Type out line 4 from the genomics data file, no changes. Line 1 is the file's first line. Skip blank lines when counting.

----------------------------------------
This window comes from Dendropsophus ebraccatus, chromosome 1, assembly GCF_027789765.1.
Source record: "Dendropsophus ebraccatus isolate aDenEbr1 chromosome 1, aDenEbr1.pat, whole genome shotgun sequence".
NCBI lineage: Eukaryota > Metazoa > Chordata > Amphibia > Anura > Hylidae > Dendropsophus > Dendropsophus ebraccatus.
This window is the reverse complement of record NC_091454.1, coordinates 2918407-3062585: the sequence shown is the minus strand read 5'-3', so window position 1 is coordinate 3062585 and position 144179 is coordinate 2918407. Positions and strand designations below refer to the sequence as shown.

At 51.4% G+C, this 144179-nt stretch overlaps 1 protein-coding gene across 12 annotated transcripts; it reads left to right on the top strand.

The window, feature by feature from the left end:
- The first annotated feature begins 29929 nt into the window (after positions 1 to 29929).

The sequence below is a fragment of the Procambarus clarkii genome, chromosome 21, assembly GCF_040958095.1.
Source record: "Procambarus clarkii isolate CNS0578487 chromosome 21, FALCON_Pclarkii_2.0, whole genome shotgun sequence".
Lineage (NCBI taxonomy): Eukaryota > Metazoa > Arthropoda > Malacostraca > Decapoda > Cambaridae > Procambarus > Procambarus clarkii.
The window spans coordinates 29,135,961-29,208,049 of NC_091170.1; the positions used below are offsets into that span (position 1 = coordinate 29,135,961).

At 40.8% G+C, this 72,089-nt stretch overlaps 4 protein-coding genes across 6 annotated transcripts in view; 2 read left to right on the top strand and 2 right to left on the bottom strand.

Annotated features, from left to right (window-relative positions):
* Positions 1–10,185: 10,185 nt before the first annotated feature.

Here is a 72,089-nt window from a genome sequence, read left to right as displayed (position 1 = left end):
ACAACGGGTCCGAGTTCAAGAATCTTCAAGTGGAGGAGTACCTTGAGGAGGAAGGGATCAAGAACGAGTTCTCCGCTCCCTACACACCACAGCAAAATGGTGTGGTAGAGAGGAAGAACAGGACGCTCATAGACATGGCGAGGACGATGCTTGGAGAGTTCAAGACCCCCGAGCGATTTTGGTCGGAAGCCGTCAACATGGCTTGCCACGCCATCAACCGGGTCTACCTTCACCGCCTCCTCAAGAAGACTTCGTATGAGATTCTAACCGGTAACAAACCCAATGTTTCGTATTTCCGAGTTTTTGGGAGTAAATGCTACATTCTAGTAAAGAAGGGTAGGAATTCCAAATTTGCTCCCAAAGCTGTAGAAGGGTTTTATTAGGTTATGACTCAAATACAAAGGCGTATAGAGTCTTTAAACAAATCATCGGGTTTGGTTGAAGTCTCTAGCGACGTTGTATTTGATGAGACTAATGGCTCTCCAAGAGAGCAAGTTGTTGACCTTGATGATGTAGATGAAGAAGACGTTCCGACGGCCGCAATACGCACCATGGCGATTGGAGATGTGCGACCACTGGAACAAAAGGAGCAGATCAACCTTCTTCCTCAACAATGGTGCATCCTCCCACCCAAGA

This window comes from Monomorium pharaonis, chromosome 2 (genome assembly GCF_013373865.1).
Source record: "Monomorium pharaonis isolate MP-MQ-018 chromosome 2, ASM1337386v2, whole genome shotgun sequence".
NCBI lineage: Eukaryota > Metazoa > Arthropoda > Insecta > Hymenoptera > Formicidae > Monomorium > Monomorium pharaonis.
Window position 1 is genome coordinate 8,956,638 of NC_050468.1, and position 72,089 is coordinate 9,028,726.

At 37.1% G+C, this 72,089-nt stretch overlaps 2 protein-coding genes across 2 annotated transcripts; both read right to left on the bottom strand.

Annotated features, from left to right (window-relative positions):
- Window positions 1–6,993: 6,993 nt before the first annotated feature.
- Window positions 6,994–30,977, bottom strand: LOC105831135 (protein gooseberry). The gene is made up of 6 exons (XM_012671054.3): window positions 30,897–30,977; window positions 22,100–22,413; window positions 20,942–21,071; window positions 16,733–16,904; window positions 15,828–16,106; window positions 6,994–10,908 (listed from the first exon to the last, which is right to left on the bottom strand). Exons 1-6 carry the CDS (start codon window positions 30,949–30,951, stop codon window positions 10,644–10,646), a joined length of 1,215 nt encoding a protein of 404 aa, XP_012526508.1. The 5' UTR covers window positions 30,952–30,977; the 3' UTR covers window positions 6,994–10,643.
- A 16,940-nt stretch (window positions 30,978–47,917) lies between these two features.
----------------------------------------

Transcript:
This window is the reverse complement of record NC_091454.1, coordinates 2918407-3062585: the sequence shown is the minus strand read 5'-3', so window position 1 is coordinate 3062585 and position 144179 is coordinate 2918407. Positions and strand designations below refer to the sequence as shown.